Sunday, October 14, 2007

Bardiac Goes to the Movies!

Okay, so Elizabeth: the Golden Age opened, and do you know where your Bardiac was? Well, not at the opening, alas. But I did go to a matinee today. Were you expecting less?

I went, I saw, and here I am, writing.

I have to admit, I was a bit disappointed in the direction and editing. First, it's SLOW. OMG, slow slow slow. It's slower than me trying to climb a hill on my bike!

I felt sorry for Jordi Molla, the actor who plays Phillip II of Spain. He's wearing these incredibly tight and uncomfortable looking boot things, and forced (?) to mince along rather than walk. As someone who does early modern English lit, I'm pretty used to seeing Phillip put down in writing here and there, but I must have missed references to his mincing. To my mind, Phillip's mincing is a synechdoche of the film's broad and heavy handed anti-Catholic attitude; it's as if the writers, directors, and producers all read a bunch of Tudor propaganda and believed every word. (I also felt sorry for the actor playing the Infanta.)

The anti-Catholicism reminded me of the way Elizabeth I, the 1998 film about Elizabeth's earlier years, treated Mary Tudor, making her look as nasty and ugly as possible in all sorts of ways.

And as with that film, I often felt a bit at sea (/grin) about who was who and what role s/he played. I never did remember who the Jesuit was, and I couldn't figure out if William Cecil was in the film at all (there's no listing in the cast), but dang, how can you have a film of Elizabeth's 1580s without Cecil?

My biggest disappointment with the film was with the minimalist approach to the Tilbury; seriously, you've got one of the all time great speeches (whether it was given as claimed or not), and they absolutely minimize it! Where's the great line about having the heart and stomach of a king? How could they cut that? It's not like they didn't have lots of time; they could have taken out ten minutes of flowing clothing shots, of birds' eye view shots, and still had an overabundance!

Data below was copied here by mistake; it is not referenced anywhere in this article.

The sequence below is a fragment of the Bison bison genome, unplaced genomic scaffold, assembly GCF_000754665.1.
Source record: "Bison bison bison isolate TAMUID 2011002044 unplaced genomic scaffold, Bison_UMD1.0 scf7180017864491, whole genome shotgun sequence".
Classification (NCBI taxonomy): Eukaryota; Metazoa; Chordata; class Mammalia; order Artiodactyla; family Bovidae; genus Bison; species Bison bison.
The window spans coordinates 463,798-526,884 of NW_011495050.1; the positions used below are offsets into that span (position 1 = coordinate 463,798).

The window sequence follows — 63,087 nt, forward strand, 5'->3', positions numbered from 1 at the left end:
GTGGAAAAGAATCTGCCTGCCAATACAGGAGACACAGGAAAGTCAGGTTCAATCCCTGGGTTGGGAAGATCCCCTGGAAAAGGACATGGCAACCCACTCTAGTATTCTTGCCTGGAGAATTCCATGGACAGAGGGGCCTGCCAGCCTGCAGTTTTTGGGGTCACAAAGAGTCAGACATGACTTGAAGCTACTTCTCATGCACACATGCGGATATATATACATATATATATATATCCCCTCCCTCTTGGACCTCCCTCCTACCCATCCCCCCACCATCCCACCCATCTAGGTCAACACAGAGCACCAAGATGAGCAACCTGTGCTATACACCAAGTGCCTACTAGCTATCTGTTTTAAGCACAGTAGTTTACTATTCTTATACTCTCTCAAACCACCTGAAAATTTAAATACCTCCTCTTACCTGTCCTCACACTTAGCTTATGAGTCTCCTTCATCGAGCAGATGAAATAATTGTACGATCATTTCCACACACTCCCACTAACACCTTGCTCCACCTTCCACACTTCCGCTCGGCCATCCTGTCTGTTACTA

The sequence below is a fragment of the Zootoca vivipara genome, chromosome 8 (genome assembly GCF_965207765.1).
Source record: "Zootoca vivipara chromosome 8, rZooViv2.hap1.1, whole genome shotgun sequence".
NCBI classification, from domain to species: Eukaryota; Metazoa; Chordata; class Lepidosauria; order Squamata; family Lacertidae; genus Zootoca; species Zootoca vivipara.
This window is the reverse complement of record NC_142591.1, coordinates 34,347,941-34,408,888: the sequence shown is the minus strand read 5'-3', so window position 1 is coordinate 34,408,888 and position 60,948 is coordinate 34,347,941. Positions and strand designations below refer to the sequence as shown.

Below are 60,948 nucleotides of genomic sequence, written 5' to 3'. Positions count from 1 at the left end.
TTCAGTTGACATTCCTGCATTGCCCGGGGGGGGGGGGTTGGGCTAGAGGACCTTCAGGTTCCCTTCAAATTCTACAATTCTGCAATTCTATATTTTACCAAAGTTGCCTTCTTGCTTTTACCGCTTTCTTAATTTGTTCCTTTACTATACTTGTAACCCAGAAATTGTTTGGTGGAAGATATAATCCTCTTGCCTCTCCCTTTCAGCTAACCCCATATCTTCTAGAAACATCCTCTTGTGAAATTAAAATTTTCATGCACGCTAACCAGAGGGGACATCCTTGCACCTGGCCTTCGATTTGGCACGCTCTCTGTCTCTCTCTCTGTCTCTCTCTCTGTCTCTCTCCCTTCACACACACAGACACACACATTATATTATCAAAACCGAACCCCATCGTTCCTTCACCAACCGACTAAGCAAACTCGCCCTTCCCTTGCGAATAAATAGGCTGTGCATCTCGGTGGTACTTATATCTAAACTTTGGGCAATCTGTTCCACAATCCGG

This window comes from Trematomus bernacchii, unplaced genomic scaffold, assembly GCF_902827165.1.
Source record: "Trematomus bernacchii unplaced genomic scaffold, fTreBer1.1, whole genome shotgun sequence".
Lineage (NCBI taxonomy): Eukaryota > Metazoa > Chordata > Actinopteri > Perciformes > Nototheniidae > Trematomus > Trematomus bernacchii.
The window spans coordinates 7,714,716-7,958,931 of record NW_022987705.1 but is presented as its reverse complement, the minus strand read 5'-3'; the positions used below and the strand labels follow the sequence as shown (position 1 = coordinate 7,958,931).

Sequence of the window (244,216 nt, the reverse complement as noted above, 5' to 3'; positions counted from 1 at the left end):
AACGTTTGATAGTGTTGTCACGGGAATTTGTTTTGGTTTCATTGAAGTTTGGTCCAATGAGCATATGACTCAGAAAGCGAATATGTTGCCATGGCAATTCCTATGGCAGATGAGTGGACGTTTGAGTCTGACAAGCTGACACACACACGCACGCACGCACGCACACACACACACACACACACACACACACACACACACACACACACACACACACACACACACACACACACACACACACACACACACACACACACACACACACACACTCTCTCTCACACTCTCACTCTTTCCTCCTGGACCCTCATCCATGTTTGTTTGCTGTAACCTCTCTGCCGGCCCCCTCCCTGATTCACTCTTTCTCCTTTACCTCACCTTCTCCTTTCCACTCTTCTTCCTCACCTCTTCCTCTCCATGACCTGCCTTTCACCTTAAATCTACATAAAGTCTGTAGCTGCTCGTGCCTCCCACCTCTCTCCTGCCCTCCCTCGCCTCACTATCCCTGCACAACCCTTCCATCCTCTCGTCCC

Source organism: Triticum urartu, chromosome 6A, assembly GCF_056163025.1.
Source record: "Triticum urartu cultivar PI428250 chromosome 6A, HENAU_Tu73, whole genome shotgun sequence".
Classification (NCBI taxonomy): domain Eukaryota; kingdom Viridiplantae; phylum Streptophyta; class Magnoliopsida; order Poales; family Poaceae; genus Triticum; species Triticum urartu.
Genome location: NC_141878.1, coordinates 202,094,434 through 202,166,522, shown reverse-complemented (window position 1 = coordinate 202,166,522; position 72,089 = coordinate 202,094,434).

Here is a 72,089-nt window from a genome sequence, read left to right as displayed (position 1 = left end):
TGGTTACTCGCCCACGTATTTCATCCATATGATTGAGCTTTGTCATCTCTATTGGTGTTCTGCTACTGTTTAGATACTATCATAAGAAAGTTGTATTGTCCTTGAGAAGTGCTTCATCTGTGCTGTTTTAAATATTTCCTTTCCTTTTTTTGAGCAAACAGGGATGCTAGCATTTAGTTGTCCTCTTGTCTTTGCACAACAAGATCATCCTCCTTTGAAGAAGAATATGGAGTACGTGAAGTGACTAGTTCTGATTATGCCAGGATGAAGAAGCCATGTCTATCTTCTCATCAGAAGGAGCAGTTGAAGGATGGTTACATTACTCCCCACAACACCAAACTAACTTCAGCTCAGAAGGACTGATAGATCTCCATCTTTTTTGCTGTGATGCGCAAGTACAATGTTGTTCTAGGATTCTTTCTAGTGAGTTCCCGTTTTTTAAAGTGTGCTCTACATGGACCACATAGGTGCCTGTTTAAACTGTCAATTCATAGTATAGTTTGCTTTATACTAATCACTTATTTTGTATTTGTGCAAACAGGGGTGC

And just so you have the pleasure, here's the speech before the troops at Tilbury:
We have been persuaded by some that are careful of our safety, to take heed how we commit our selves to armed multitudes, for fear of treachery; but I assure you I do not desire to live to distrust my faithful and loving people. Let tyrants fear, I have always so behaved myself that, under God, I have placed my chiefest strength and safeguard in the loyal hearts and good-will of my subjects; and therefore I am come amongst you, as you see, at this time, not for my recreation and disport, but being resolved, in the midst and heat of the battle, to live and die amongst you all; to lay down for my God, and for my kingdom, and my people, my honour and my blood, even in the dust. I know I have the body but of a weak and feeble woman; but I have the heart and stomach of a king, and of a king of England too, and think foul scorn that Parma or Spain, or any prince of Europe, should dare to invade the borders of my realm; to which rather than any dishonour shall grow by me, I myself will take up arms, I myself will be your general, judge, and rewarder of every one of your virtues in the field. I know already, for your forwardness you have deserved rewards and crowns; and We do assure you in the word of a prince, they shall be duly paid you. In the mean time, my lieutenant general shall be in my stead, than whom never prince commanded a more noble or worthy subject; not doubting but by your obedience to my general, by your concord in the camp, and your valour in the field, we shall shortly have a famous victory over those enemies of my God, of my kingdom, and of my people.